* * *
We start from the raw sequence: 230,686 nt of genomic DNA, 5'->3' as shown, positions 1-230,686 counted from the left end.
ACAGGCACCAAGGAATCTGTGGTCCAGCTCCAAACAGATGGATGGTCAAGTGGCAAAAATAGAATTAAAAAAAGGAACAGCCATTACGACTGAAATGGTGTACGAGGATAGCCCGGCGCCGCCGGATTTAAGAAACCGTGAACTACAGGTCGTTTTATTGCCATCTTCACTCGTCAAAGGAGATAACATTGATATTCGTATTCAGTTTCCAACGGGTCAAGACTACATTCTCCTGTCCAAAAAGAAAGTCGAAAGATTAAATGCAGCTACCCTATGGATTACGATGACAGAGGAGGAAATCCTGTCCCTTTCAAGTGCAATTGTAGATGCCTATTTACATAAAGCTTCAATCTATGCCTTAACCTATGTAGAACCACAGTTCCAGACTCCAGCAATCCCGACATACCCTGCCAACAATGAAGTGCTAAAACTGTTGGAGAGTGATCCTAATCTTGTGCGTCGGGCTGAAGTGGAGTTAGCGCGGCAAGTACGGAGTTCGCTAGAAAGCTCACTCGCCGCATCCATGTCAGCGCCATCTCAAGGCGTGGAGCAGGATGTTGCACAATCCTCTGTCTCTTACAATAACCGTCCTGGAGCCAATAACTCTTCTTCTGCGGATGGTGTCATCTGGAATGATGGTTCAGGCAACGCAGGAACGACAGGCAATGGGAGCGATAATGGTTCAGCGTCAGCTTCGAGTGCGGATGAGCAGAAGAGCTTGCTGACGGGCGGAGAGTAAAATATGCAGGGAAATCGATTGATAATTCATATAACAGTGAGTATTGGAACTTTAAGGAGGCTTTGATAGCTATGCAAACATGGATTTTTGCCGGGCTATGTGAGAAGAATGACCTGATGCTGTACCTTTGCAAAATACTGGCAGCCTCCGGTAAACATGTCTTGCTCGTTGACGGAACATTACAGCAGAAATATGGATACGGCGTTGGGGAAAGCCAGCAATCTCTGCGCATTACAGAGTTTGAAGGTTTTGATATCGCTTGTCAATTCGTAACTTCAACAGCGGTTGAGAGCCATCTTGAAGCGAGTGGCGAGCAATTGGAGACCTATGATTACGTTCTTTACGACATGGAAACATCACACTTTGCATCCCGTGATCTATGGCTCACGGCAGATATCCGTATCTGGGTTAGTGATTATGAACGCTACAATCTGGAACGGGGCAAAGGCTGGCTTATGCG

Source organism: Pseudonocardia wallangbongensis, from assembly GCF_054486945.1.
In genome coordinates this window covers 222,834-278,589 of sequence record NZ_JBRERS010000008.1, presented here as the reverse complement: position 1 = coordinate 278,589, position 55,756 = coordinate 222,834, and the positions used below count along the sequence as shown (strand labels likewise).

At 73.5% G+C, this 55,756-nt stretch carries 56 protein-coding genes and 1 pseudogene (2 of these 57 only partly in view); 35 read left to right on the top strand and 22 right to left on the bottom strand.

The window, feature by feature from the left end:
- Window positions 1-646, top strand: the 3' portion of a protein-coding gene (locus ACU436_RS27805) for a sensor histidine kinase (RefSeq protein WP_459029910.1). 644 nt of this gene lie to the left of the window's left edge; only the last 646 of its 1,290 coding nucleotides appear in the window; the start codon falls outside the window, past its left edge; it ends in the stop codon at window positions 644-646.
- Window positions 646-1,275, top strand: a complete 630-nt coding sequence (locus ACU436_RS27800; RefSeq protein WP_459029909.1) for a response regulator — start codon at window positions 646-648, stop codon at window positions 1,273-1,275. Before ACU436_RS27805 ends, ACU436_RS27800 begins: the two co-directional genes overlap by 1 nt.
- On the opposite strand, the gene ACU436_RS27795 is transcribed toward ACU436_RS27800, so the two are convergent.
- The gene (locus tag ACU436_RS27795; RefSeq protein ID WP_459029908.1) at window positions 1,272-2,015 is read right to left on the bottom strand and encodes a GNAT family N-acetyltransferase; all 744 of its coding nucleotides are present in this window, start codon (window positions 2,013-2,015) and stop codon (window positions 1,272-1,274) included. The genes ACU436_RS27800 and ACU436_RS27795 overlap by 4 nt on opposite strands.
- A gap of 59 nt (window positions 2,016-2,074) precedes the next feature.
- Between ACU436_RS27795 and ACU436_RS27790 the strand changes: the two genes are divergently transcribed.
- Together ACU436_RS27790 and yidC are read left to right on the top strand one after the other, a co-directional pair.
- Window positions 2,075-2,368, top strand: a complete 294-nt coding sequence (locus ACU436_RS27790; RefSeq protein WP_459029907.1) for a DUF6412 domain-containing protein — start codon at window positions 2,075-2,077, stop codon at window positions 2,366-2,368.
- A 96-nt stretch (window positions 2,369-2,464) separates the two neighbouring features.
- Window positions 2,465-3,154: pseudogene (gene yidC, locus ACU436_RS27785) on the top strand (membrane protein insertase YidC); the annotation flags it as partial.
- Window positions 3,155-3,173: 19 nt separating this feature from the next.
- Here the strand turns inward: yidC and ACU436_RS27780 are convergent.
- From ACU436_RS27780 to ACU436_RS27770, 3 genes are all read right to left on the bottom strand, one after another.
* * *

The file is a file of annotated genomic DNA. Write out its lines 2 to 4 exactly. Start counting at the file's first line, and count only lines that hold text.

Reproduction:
ACAGGCACCAAGGAATCTGTGGTCCAGCTCCAAACAGATGGATGGTCAAGTGGCAAAAATAGAATTAAAAAAAGGAACAGCCATTACGACTGAAATGGTGTACGAGGATAGCCCGGCGCCGCCGGATTTAAGAAACCGTGAACTACAGGTCGTTTTATTGCCATCTTCACTCGTCAAAGGAGATAACATTGATATTCGTATTCAGTTTCCAACGGGTCAAGACTACATTCTCCTGTCCAAAAAGAAAGTCGAAAGATTAAATGCAGCTACCCTATGGATTACGATGACAGAGGAGGAAATCCTGTCCCTTTCAAGTGCAATTGTAGATGCCTATTTACATAAAGCTTCAATCTATGCCTTAACCTATGTAGAACCACAGTTCCAGACTCCAGCAATCCCGACATACCCTGCCAACAATGAAGTGCTAAAACTGTTGGAGAGTGATCCTAATCTTGTGCGTCGGGCTGAAGTGGAGTTAGCGCGGCAAGTACGGAGTTCGCTAGAAAGCTCACTCGCCGCATCCATGTCAGCGCCATCTCAAGGCGTGGAGCAGGATGTTGCACAATCCTCTGTCTCTTACAATAACCGTCCTGGAGCCAATAACTCTTCTTCTGCGGATGGTGTCATCTGGAATGATGGTTCAGGCAACGCAGGAACGACAGGCAATGGGAGCGATAATGGTTCAGCGTCAGCTTCGAGTGCGGATGAGCAGAAGAGCTTGCTGACGGGCGGAGAGTAAAATATGCAGGGAAATCGATTGATAATTCATATAACAGTGAGTATTGGAACTTTAAGGAGGCTTTGATAGCTATGCAAACATGGATTTTTGCCGGGCTATGTGAGAAGAATGACCTGATGCTGTACCTTTGCAAAATACTGGCAGCCTCCGGTAAACATGTCTTGCTCGTTGACGGAACATTACAGCAGAAATATGGATACGGCGTTGGGGAAAGCCAGCAATCTCTGCGCATTACAGAGTTTGAAGGTTTTGATATCGCTTGTCAATTCGTAACTTCAACAGCGGTTGAGAGCCATCTTGAAGCGAGTGGCGAGCAATTGGAGACCTATGATTACGTTCTTTACGACATGGAAACATCACACTTTGCATCCCGTGATCTATGGCTCACGGCAGATATCCGTATCTGGGTTAGTGATTATGAACGCTACAATCTGGAACGGGGCAAAGGCTGGCTTATGCG

Source organism: Pseudonocardia wallangbongensis, from assembly GCF_054486945.1.
In genome coordinates this window covers 222,834-278,589 of sequence record NZ_JBRERS010000008.1, presented here as the reverse complement: position 1 = coordinate 278,589, position 55,756 = coordinate 222,834, and the positions used below count along the sequence as shown (strand labels likewise).